This section provides a description of the infrastructure currently under development at ports operated by PAV:​​​​​​​​​​​​​​

Finished in the last years

Extension of the MSC Terminal to the East of the Port of Valencia

The purpose of this project was to extend the storage area of the MSC terminal to the east, increasing the concession area by 23,350 m2.  This new area complements the already constructed 70-ml quay and operations area, limiting the work to its south side and allowing access to the Nautical Services Dock on the north side.

The work included the construction of a new breakwater, with berm, formed by an all-in-one core protected on its outer face by a filter and a mantle of natural rockfill.  The general infill, after being consolidated through preloading on land, has been crowned with stone and paved with artificial gravel and HF-4 concrete in deposit areas. The longitudinal and transverse crane rails for the gantry cranes (trastainers) were also built, along with the service networks for supply, medium voltage, lighting, fire, teleprocess and drainage.

The work was concluded in August 2016 for a total cost of 7.1 million euros.

Buildings at the new Nautical Services Dock at the Port of Valencia

Buildings have been constructed for the Nautical Services Dock, located in the centre of the Port of Valencia, to house the offices, control tower, storage and workshops for the companies that provide vessel pilotage, mooring, tug boat and underwater operations services.

They form a set of four buildings, with a unitary architectural language, located in front of the quays and berthing jetties of the fleet corresponding to each service.

Since pre-load was already available, the foundation was finished with a concrete slab.  The structure is formed by concrete porticos equidistant from each other with metal pillars for cantilevers; the slabs are unidirectional and the roofs are of a passable inverted type.  The outer coating is formed, depending on the area, by aluminium composite panels and extruded anodized aluminium slats.

The buildings have been equipped with the following facilities: lightning rods, cold water, solar heated potable water, ventilation, sanitation, low-voltage electricity, telephone and computer lines and fire protection.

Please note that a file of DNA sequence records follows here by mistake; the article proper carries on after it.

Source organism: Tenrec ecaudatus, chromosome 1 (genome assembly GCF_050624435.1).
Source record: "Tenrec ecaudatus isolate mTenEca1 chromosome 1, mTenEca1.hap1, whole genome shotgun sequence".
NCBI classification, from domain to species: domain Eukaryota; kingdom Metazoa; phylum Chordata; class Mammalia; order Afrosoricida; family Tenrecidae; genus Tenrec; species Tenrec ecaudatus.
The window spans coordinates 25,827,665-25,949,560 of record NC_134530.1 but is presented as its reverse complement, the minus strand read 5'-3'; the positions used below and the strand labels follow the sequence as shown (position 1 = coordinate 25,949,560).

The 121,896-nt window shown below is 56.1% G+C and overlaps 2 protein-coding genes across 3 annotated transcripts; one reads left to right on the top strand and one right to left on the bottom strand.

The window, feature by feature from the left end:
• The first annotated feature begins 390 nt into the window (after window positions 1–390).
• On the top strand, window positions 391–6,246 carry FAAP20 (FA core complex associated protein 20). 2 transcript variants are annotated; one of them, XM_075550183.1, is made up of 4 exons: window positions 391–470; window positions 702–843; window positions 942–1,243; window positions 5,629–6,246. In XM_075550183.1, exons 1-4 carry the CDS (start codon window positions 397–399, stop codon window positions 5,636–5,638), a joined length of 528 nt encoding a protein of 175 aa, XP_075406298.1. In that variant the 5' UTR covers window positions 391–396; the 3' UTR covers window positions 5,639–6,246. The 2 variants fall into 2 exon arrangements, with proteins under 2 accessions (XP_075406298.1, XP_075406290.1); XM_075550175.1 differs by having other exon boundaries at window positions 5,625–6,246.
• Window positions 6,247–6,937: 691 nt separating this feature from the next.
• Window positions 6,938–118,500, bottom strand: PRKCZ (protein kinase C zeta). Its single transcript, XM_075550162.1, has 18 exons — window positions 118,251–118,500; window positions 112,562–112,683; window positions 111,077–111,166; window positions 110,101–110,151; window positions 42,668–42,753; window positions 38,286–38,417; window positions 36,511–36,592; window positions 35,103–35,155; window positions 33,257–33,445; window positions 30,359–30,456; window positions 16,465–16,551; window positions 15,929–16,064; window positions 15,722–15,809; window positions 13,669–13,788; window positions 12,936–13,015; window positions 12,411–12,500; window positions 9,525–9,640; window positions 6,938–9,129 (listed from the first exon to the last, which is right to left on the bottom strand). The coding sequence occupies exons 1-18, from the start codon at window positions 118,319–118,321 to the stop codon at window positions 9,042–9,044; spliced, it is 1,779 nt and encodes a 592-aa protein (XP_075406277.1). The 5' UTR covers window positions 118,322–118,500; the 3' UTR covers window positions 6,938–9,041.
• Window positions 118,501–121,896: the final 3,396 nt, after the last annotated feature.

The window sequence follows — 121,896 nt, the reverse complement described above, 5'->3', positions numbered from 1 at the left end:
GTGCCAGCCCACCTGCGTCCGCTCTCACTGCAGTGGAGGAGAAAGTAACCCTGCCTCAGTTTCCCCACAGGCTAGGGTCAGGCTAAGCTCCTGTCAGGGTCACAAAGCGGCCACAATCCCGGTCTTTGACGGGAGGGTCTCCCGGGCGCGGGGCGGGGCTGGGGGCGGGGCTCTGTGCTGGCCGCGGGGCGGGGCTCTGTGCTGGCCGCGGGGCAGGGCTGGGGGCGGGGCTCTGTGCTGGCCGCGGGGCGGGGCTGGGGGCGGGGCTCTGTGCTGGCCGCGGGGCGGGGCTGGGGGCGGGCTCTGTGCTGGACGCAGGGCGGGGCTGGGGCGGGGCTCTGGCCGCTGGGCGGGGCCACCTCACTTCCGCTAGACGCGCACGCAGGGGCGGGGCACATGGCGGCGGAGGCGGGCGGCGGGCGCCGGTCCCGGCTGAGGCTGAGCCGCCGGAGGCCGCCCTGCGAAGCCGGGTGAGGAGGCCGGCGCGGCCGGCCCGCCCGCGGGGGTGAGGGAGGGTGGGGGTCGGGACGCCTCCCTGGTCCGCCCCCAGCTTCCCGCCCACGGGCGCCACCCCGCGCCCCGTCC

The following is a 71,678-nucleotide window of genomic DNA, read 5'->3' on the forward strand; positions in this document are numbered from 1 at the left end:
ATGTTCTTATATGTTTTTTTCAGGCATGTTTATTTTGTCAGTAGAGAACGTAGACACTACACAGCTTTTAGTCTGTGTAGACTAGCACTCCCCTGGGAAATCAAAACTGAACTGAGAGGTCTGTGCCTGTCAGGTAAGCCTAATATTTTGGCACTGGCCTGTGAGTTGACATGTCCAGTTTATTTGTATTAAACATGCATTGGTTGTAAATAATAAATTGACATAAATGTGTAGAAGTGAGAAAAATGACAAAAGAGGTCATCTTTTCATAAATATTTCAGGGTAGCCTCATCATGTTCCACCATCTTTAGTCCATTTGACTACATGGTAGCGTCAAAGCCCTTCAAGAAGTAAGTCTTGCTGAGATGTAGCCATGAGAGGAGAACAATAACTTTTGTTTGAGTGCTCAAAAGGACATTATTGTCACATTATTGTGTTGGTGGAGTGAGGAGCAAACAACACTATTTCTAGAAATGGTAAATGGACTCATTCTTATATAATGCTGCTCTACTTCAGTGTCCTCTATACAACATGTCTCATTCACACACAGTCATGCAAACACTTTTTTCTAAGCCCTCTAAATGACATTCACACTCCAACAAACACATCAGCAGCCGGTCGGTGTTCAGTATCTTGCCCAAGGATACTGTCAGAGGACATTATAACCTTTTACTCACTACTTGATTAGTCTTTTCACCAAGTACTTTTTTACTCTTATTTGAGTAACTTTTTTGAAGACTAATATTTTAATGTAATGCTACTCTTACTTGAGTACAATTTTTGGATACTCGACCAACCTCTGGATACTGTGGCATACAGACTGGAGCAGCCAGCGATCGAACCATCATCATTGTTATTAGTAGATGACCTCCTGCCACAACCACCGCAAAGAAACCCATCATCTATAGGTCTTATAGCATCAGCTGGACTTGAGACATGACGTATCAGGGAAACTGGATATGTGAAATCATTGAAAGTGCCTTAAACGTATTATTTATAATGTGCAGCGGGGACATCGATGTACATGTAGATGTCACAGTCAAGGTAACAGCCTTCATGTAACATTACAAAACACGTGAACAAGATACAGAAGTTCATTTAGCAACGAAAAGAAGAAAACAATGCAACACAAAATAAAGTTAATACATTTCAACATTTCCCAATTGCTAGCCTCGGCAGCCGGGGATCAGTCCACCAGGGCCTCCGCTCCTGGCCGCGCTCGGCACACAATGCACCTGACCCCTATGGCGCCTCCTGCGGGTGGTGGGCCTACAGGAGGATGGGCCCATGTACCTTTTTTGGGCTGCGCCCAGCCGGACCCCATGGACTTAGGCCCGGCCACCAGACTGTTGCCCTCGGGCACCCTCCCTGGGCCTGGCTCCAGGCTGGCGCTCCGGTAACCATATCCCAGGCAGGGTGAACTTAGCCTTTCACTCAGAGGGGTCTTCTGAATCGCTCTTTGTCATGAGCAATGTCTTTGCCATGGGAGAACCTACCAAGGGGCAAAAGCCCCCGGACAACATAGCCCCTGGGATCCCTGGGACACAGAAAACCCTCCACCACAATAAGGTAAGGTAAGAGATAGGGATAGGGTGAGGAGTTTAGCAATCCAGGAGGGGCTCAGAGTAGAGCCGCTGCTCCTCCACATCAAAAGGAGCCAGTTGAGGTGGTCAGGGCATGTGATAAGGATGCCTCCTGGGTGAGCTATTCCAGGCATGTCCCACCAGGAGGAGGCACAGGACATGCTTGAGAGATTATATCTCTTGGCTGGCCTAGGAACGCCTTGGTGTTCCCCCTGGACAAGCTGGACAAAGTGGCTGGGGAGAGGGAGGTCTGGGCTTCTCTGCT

The constructed area reaches 3,884 m2, with a useful area of 3,179 m2, with minimum and maximum heights of 7.50 m and 14.50 m, respectively.

Work was completed in February 2016 and its final cost amounted to 3.6 million euros.

 

Construction of the new lighthouse in the Port of Valencia’s North Extension

The Breakwater construction for the Port of Valencia’s North Extension left the old lighthouse (constructed in 1930) inside the port.  The height of the new breakwaters created an area of shadow in the light signal that especially affected coastal navigation.

For this reason, a new lighthouse was planned and built in the outer area of the port, recovering the lost signal.  It is 32 metres in height, visible from all waters within 25 nautical miles.

This lighthouse is the first in the world built entirely from composite materials such as carbon fibre and fibreglass in a polymer matrix. The entire facility is self-sufficient, using renewable energy from 10 photovoltaic panels and a vertical axis wind turbine that powers, among other elements, the main beacon that incorporates a 70-watt LED lamp. For easy recognition, the light has been given a characteristic signal of isolated flashes in 10 second periods: 0.8 seconds of light, 9.2 seconds of darkness.

The final budget of the work amounted to 0.9 million euros and was concluded in June 2015, officially entering service on the night of San Juan.

In March 2016, the lighthouse received the Innovation Award at the JEC 2016 Innovation Awards in Paris, in the category of structures made with “composites”.

It is also a finalist for the highly esteemed award from the International Association of Structural and Bridge Engineers (IASBE) which will be presented in September 2017.

Extension of the rail tracks on the Levante Quay at the Port of Valencia

The 2012-2024 Infrastructure, Transport and Housing Plan was intended, among other purposes, to reinforce intermodal connections.  Within the scope of rail transport, the plans included the adaptation of the basic cargo network to allow the circulation of trains with standard interoperable lengths of 750 m, and the implementation of the standard gauge of 1,435 mm in the Mediterranean Corridor.